Nobel mechanism

Monday morning’s press conference was part of "a rich tradition," said Chicago Provost Thomas Rosenbaum, "going back 100 years, when Joseph Michelson won the first American Nobel in the sciences." The latest—at No. 80—laureate with a Chicago connection was the reason for the media event: Roger B. Myerson, the Glen A. Lloyd distinguished service professor in economics, received the dawn phone call from Sweden announcing that he had won the 2007 Nobel in economics.

With Leonid Hurwicz of the University of Minnesota and Eric S. Maskin of the Institute for Advanced Study (Princeton, New Jersey), Myerson received the prize (formally known as the Sveriges Riksank Prize in Economic Sciences in Memory of Alfred Nobel) "for having laid the foundation of mechanism design theory."

At the podium Myerson—a Harvard PhD in applied mathematics who in 2001 joined the Chicago economics faculty after spending the majority of his academic career at Northwestern’s Kellogg School of Management—beamed and beamed. "It's first and foremost about ideas," he said. "I'm excited that ideas I thought were important, that I wanted to devote my life to," have been thrust into the limelight.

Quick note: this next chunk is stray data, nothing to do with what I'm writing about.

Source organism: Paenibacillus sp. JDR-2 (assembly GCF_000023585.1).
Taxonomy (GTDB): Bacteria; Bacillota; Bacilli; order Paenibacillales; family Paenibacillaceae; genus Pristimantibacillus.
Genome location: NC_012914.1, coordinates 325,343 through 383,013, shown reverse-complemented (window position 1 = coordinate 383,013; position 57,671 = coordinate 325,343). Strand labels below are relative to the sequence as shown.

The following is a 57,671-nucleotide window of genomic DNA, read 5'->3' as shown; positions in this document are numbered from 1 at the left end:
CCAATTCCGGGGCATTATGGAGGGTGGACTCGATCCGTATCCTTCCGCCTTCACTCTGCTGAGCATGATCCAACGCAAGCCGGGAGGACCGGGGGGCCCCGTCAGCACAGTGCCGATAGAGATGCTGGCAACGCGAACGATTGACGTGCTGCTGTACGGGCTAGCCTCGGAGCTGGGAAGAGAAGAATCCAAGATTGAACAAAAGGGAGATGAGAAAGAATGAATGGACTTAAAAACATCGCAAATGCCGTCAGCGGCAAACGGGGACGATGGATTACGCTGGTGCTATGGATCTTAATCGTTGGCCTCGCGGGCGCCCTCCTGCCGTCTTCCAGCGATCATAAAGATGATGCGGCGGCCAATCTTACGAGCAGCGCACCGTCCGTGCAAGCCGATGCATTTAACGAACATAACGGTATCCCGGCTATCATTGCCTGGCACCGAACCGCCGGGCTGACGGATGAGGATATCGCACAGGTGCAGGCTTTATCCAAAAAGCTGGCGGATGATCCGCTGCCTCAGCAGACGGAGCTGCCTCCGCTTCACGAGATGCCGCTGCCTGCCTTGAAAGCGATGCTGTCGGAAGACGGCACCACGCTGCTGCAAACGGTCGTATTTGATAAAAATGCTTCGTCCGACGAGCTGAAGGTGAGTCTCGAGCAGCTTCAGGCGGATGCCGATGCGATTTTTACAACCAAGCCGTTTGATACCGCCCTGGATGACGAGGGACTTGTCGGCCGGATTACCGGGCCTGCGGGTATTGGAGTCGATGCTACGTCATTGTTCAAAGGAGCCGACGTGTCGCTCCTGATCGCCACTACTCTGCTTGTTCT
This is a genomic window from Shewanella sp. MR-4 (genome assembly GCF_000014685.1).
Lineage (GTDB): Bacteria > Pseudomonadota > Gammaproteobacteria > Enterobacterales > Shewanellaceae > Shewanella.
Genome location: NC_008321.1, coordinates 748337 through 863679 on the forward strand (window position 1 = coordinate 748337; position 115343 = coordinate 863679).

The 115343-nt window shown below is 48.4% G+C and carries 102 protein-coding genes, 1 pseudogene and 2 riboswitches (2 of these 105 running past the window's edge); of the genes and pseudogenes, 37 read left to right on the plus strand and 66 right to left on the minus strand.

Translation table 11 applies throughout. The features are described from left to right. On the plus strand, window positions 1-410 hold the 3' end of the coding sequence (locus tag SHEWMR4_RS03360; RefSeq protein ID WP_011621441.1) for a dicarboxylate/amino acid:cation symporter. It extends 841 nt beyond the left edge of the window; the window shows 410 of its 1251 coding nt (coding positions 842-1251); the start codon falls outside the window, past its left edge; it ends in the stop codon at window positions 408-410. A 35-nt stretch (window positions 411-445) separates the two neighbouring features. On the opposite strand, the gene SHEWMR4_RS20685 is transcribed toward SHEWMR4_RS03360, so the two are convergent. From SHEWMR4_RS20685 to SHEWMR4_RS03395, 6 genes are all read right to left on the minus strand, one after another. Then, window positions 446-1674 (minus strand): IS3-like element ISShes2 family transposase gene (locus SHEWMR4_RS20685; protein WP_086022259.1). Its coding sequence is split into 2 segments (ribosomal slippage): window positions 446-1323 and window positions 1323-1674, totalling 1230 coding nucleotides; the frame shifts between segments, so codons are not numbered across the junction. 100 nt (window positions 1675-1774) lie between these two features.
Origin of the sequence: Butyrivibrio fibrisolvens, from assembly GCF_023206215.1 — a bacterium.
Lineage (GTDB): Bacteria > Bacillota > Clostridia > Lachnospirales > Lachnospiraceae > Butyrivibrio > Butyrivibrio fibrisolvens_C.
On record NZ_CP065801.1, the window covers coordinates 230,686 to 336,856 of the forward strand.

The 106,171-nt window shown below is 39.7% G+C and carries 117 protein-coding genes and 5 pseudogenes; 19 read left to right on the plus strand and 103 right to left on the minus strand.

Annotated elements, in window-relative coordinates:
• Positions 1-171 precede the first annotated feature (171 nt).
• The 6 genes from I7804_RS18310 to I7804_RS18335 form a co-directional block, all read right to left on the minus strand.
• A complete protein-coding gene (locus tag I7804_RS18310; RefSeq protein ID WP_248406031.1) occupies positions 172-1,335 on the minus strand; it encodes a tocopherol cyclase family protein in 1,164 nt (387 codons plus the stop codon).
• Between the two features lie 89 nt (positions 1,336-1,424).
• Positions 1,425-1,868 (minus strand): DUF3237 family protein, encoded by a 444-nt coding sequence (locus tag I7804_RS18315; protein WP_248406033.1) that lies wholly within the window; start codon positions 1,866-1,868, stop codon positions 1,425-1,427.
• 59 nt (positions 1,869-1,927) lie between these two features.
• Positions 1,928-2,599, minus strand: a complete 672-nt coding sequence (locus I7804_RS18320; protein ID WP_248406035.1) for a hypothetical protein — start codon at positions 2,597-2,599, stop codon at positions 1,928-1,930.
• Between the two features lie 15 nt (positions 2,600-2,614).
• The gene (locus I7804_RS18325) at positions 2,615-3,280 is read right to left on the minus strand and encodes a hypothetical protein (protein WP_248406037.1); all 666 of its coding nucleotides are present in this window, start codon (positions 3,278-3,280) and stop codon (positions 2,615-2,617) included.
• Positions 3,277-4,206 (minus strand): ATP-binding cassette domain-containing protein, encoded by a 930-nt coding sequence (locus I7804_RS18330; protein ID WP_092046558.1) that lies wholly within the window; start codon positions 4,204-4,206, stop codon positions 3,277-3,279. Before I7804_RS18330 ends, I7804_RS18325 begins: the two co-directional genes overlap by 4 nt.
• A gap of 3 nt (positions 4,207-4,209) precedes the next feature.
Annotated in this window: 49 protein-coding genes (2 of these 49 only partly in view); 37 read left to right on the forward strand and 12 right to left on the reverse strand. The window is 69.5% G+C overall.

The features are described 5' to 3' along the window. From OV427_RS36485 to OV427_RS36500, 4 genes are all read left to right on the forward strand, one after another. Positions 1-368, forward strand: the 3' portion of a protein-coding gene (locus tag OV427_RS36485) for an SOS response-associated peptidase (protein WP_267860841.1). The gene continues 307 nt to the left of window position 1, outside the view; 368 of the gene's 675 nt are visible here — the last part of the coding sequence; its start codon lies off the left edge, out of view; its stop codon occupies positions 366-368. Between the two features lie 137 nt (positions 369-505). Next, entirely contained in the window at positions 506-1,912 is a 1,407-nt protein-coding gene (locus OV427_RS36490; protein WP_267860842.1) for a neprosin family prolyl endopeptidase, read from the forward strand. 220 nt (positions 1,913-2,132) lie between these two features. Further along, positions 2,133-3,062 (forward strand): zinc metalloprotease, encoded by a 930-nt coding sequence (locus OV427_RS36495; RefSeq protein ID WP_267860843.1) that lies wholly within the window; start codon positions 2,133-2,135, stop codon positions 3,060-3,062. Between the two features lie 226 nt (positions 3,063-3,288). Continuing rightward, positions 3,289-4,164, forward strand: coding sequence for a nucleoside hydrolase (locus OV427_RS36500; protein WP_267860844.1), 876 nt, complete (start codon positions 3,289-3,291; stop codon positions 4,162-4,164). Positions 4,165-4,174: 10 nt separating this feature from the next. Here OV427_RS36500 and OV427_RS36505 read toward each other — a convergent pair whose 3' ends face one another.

Mechanism design theory, said Myerson, recognizes that "the economy needs to be understood as a communications system" as well as a market system, and thus provides a way to distinguish situations in which markets work well from those in which they do not. The theory has been used in many areas of economics and in parts of political science, helping to identify efficient trading mechanisms, regulation schemes, and voting procedures.

"Now that you've won," a reporter wanted to know, "what is the most important thing you're going to do next?"

The newly minted laureate didn’t seem to give that one too much thought: "I've got a seminar on Tuesday I've gotta give."


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Photos (left to right): Not just another day at the office: economist Roger Myerson gets a visit from the press; the Reynolds Club’s McCormick-Tribune Lounge was turned into a press room as media, colleagues, and students turned out to congratulate Myerson; newest member of the club: Myerson (second from left) is joined by 2000 laureate James J. Heckman; 1992 winner Gary S. Becker AM’53, PhD’55; and 1995 laureate Robert E. Lucas Jr., AB’59, PhD’64.

Photos by Dan Dry

October 15, 2007